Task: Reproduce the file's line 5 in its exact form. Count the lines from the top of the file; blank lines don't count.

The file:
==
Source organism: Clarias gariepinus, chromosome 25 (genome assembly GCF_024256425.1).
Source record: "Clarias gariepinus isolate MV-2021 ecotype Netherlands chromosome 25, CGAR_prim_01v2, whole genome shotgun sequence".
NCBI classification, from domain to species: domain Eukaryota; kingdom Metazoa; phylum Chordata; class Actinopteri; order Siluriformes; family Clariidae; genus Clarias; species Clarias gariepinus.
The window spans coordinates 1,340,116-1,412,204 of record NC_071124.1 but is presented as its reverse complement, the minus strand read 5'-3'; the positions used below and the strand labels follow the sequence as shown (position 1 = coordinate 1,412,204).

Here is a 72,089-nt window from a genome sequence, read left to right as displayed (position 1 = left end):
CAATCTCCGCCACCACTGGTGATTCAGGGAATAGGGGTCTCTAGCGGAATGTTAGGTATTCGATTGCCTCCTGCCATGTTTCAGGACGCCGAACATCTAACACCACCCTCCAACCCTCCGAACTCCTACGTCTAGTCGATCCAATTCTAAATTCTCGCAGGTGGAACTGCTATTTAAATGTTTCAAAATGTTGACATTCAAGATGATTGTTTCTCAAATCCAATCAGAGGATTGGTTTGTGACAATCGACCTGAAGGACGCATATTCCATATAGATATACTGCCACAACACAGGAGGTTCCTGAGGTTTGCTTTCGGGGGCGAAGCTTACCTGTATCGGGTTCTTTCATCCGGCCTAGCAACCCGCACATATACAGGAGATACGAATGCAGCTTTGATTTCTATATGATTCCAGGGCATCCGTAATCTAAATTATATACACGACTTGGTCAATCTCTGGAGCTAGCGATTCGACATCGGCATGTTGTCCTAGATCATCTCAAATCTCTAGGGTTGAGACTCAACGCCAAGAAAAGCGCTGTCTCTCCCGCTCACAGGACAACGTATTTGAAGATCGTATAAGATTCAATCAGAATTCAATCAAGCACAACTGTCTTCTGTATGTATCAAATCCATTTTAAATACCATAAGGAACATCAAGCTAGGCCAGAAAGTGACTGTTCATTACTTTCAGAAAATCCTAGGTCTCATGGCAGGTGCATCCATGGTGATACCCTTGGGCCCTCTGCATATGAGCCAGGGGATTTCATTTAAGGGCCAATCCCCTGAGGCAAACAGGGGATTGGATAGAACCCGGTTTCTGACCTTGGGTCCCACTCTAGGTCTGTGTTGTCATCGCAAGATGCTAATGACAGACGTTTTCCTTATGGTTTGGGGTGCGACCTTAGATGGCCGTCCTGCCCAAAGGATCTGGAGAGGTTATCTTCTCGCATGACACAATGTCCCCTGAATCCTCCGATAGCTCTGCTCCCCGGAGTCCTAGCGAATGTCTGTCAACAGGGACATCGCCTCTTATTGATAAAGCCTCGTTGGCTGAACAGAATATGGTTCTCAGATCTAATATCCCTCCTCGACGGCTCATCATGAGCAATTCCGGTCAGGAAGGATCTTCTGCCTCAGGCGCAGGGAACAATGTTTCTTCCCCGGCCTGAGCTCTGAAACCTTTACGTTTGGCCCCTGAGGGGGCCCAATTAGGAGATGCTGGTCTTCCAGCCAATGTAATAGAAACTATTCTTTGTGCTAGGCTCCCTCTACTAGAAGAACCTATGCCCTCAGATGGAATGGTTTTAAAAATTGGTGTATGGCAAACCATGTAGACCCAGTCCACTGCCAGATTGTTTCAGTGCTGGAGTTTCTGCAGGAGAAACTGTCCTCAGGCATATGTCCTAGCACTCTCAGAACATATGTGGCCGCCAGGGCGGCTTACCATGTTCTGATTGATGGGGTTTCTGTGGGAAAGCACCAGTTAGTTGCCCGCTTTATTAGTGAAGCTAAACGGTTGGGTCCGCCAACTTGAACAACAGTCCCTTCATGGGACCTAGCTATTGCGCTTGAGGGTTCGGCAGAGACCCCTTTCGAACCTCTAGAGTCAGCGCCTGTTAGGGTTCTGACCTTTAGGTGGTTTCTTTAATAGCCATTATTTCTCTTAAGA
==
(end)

Here is a 72,089-nt window from a genome sequence, read left to right as displayed (position 1 = left end):